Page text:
Saturday, February 6, 2010

Coffee Break Poem: Magritte

I am a man in a black bowler hat, Magritte
showing my back to the world.
If I turn, an apple blocks my face.

My first glimpse of art was in a churchyard,
so close it is to death.
I listened to the silence of that place.

Sometimes, laid out, she elevates behind me
as I walk the towpath.
Stiff-necked, I do not look around.

My art has no laws of gravity,
but a woman’s chestnut hair falls to the ground
and bowler-hatted men are falling rain.

I have seen boulders floating in the sky,
and every day a cloud comes in my door.
Baguettes, instead of clouds, go drifting by.

In woods, between the horse’s head and rider,
a vista slips, slim as the trunk of a tree.
What’s visible hides what’s also visible.

The sea is one with what is not the sea.

by Ciaran O'Driscoll

from Surreal Man; Pighog Pres, Brighton, 2006

Tuesday, February 2, 2010

19 most complex and dangerous roads

Halsema Highway (Benguet, Philippines) is the 13th in the list. My friends and I also call this "Abortion Road".

For the full list of dangerous roads, click here.

Cocktail Images: The real deal

Goodbye innocence

Cartoon killers

Star Wars: The Pre-Teen Years
The real Calvin and Hobbes

Cereal Killers

Factory of Tears

And once again according to the annual report
the highest productivity results were achieved
by the Factory of Tears.

While the Department of Transportation was breaking heels
while the Department of Heart Affairs
was beating hysterically
the Factory of Tears was working night shifts
setting new records even on holidays.

While the Food Refinery Station
was trying to digest another catastrophe
the Factory of Tears adopted a new economically advantageous
technology of recycling the wastes of past –
memories mostly.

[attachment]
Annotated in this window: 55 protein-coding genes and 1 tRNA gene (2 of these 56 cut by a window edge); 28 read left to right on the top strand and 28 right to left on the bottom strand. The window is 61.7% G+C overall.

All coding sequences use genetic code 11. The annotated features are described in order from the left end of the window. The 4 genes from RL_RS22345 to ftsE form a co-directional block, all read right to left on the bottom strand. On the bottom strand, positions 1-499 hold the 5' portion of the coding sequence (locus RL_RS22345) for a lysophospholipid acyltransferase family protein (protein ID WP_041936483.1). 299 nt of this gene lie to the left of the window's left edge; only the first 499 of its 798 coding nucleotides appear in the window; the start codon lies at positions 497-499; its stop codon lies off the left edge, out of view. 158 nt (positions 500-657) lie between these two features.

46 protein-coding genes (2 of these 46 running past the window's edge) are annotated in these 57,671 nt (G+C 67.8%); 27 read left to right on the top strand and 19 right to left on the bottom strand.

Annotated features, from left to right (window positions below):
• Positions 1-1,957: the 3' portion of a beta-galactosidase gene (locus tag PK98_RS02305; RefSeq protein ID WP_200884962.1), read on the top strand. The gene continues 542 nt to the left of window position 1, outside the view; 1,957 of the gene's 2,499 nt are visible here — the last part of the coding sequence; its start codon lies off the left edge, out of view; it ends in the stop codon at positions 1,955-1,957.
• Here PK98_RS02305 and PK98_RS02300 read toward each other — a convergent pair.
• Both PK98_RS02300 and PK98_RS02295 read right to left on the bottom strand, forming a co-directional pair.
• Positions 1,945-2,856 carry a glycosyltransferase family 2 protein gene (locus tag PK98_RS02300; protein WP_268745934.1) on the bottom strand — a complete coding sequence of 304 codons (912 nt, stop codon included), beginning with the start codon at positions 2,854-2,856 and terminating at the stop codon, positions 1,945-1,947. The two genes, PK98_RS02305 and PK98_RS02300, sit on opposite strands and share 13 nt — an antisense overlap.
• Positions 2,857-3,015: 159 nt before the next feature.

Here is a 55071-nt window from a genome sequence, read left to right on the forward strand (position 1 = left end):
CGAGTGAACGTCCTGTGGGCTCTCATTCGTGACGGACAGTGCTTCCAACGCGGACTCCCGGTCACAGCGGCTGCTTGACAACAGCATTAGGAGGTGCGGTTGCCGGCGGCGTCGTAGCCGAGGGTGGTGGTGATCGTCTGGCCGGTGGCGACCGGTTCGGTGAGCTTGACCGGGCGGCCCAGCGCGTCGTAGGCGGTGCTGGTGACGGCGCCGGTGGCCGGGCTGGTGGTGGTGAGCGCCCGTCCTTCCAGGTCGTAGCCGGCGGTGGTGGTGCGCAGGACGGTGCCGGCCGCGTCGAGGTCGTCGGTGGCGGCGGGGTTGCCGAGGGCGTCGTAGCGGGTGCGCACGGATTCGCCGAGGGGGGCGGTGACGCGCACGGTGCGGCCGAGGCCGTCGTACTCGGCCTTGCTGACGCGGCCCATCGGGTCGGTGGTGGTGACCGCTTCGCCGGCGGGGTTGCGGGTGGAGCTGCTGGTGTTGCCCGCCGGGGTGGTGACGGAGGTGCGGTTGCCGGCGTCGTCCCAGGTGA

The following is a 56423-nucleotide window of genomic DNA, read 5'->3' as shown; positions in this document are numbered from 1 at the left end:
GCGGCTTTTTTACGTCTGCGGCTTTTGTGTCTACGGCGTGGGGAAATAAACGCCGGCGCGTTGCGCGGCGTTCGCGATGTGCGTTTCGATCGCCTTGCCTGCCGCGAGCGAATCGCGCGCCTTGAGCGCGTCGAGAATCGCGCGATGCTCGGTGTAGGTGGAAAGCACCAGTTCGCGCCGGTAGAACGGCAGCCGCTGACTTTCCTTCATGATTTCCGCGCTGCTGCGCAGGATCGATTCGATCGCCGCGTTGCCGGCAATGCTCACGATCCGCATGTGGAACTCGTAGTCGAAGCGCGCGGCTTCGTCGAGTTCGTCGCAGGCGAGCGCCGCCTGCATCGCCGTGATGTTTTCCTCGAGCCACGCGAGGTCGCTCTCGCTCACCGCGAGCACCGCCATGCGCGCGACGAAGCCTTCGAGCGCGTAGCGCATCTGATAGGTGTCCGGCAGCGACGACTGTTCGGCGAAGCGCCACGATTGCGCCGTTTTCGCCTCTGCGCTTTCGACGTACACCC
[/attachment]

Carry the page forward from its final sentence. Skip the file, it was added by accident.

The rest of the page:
The pictures of the employees of the year
were placed on the Wall of Tears.

I’m a recipient of workers’ comp from the heroic Factory of Tears.
I have calluses on my eyes.
I have compound fractures on my cheeks.
I receive my wages with the product I manufacture.
And I’m happy with what I have.

by Valzhyna Mort

Mental Notes: J.D. Salinger

I know I'm a week late for this, but it just had to be done. RIP to the one who made Holden Caulfield, Franny and Zooey, a part of my life.

"Don't ever tell anybody anything," J.D. Salinger wrote in the closing lines of "The Catcher in the Rye." "If you do, you start missing everybody."

For more than two decades now, I've thought about that ending as a piece of code. Not that Salinger, who died Wednesday at age 91 in Cornish, N.H., was an oracle, despite what his most dedicated followers -- those who hung around his driveway, hoping for a glimpse of the reclusive author, or parsed his sentences on a million websites -- might believe.

But Salinger was a writer who refracted his perspective into language, producing work that was personal and profound. Between 1951 and 1965, he produced four uncommonly sensitive books of fiction -- "Catcher," "Nine Stories," "Franny and Zooey" and "Raise High the Roof Beam, Carpenters" -- before retreating to his home in Cornish and refusing to publish any more.

More from the LA Times article here.

Coffee Break Poem: Bad Timing (Destiempo)

Bad Timing

Our enthusiasm fostered these days that run
among the crowd of days all alike.
Our weakness placed on them
our last hope.
We used to think and time that should have been priceless
was passing us poorly
and these are, well, the coming years.

We were going to solve everything now.
Life was ahead of us.
It was best not to act rashly.

by Enrique Lihn
from The Dark Room and other poems;
New Directions Books, 1963


Nuestro entusiasmo alentaba a estos días que corren
entre la multitud de la igualdad de los días.
Nuestra debilidad cifraba en ellos
nuestra última esperanza.
Pensábamos y el tiempo que no tendría precio
se nos iba pasando pobremente
y estos son, pues, los años venideros.

Todo lo íbamos a resolver ahora.
Teníamos la vida por delante.
Lo mejor era no precipitarse.